Then Jeremiah said to the family of the Recabites, ‘This is what the LORD Almighty, the God of Israel, says: 'You have obeyed the command of your forefather Jonadab and have followed all his instructions and have done everything he ordered.' [Good job! Great example!] Therefore, this is what the LORD Almighty, the God of Israel, says: 'Jonadab son of Recab will never fail to have a man to serve me.'”

Start to obey the Lord, and don’t stop, and you will be blessed.

Just like the Recabite Family.


Previous Messages in This Series:

01. "The Word of the LORD Came to Me" - Jeremiah 1:1-19
02. "I Bring Charges Against You" - Jeremiah 2:1-3:5
03. "Return to Me" - Jeremiah 3:6-4:4
04. “Oh My Anguish, My Anguish!” - Jeremiah 4:6-5:31
05. "Ask for the Ancient Paths" - Jeremiah 6:1-30
06. “This Is the Temple of the LORD, the Temple of the LORD, the Temple of the LORD!” - Jeremiah 7:1-8:3
07. "Is There No Balm in Gilead?" - Jeremiah 8:4-9:22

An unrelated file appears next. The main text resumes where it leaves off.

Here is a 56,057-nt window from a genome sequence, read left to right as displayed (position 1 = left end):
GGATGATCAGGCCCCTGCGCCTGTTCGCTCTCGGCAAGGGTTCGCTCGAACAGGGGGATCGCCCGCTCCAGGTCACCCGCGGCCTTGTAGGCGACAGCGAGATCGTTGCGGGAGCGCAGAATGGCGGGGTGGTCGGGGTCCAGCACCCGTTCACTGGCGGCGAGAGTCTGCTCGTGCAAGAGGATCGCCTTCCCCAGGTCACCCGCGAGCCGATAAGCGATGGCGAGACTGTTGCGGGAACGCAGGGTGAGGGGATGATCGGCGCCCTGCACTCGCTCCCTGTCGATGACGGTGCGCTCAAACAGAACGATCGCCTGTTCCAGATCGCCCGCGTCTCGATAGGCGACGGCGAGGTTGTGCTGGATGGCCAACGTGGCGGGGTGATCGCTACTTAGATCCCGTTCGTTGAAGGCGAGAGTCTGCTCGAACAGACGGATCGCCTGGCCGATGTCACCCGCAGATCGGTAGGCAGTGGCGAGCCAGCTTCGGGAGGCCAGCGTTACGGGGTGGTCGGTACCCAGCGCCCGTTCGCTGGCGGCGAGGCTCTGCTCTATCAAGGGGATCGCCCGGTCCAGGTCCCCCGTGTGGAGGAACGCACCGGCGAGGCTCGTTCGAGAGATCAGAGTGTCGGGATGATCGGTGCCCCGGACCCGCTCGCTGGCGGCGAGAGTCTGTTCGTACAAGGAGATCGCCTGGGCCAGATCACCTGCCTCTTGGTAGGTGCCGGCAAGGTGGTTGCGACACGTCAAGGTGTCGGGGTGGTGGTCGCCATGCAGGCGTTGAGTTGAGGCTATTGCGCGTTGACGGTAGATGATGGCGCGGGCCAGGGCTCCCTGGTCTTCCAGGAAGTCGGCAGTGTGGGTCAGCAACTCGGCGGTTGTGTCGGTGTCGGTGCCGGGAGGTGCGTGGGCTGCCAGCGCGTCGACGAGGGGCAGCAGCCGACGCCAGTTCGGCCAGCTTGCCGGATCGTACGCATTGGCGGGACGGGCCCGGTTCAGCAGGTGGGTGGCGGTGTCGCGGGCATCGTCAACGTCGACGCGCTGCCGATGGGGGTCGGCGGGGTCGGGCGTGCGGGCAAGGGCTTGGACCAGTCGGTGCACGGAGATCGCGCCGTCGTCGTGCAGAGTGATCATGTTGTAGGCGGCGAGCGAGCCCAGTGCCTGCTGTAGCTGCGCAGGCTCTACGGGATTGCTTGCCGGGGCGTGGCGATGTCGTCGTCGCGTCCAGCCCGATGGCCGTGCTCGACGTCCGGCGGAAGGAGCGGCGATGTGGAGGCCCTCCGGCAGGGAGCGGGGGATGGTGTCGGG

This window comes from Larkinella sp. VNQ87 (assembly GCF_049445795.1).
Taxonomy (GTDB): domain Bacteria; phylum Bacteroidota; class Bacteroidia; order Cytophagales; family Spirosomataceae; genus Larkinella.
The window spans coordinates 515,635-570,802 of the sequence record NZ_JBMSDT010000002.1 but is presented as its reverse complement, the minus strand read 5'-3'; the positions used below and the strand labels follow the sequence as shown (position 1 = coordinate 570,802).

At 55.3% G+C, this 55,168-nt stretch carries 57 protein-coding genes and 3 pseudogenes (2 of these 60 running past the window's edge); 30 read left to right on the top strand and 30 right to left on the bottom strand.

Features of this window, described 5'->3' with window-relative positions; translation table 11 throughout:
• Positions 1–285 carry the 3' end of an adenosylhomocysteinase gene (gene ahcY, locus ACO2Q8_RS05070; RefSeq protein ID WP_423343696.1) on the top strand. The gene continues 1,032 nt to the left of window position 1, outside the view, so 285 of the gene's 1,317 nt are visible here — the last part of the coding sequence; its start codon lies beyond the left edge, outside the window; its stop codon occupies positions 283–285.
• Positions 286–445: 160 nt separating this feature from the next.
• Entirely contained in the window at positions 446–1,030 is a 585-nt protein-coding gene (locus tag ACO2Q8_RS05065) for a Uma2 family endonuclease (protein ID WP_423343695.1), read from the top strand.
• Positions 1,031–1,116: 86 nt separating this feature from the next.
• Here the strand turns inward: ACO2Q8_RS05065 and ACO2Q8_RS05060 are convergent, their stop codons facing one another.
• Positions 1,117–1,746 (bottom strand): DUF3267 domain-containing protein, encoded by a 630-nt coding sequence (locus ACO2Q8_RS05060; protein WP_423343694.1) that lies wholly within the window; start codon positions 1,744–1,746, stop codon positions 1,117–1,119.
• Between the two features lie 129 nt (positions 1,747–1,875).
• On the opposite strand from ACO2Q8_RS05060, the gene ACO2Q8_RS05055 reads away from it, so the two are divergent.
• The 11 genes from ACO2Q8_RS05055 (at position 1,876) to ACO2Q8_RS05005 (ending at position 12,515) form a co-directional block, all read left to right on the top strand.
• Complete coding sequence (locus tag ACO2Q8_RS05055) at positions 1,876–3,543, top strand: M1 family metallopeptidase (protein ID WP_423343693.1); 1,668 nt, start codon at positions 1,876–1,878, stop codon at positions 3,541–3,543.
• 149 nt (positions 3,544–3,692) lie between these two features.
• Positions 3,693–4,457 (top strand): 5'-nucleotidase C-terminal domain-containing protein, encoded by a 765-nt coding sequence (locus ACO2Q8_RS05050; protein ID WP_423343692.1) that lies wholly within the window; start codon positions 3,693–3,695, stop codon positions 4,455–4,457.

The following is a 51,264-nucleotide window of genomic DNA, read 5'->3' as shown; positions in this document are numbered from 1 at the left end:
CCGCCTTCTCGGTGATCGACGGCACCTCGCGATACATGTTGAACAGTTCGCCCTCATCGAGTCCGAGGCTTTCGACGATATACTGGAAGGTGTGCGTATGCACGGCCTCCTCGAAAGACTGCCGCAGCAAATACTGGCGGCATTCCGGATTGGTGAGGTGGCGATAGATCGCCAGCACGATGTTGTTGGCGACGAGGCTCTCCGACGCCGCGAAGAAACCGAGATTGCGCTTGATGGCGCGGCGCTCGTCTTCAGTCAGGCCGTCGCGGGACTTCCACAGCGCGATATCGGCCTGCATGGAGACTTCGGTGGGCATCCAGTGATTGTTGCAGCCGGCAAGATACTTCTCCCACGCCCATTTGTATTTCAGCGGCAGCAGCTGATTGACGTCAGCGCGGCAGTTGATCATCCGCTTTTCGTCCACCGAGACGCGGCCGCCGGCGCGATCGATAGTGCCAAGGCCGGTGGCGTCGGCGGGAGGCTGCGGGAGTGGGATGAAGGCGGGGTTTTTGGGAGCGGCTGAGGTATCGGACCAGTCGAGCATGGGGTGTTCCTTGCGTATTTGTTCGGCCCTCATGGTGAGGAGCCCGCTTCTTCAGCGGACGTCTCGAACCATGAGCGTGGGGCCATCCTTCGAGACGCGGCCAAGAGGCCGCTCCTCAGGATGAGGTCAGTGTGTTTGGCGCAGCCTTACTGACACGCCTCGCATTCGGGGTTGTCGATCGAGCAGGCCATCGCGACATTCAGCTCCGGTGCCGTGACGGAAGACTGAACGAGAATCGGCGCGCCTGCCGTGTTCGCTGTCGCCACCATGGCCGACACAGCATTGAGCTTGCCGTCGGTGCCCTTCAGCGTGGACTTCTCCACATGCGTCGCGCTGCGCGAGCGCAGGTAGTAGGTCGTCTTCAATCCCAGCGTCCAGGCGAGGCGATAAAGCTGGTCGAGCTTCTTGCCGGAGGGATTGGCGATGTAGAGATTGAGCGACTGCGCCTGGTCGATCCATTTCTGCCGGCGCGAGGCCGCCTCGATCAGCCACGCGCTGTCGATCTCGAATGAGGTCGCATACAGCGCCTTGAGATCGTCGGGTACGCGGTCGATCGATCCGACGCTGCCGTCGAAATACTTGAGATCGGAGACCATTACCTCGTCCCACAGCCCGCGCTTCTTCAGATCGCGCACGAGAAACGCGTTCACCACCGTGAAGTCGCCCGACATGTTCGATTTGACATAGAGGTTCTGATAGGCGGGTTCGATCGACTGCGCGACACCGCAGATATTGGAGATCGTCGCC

08. "Boast About This" - Jeremiah 9:23-24
09. "Like a Scarecrow in a Melon Patch" - Jeremiah 9:25-10:25
10. "Conspiracy" - Jeremiah 11:1-12:17
11. “My People For My Renown” - Jeremiah 13:1-27
12. "I Can No Longer Show Compassion" - Jeremiah 14:1-15:21
13. "I Have Withdrawn My Blessing, My Love and My Pity" - Jeremiah 16:1-21
14. "I the LORD Search the Heart" - Jeremiah 17:1-27
15. "Go Down to the Potter's House" - Jeremiah 18:1-19:15
16. “Insult and Reproach All Day Long” - Jeremiah 20:1-18
17. "Woe to the Shepherds" - Jeremiah 21:1-23:8
18. "I Did Not Send These Prophets" - Jeremiah 23:9-40
19. "“My Eyes Will Watch Over Them For Their Good” - Jeremiah 24:1-25:38
20. "This Man Should Be Sentenced to Death" - Jeremiah 26:1-24
21. “Under the Yoke” - Jeremiah 27:1-28:17
22. “I Know the Plans I Have for You” - Jeremiah 29:1-32
23. "I Will Surely Save You Out of a Distant Land" - Jeremiah 30:1-24
24. “I Have Loved You With An Everlasting Love” - Jeremiah 31:1-26
25. "A New Covenant" - Jeremiah 31:27-40
26. "Buy the Field" - Jeremiah 32:1-44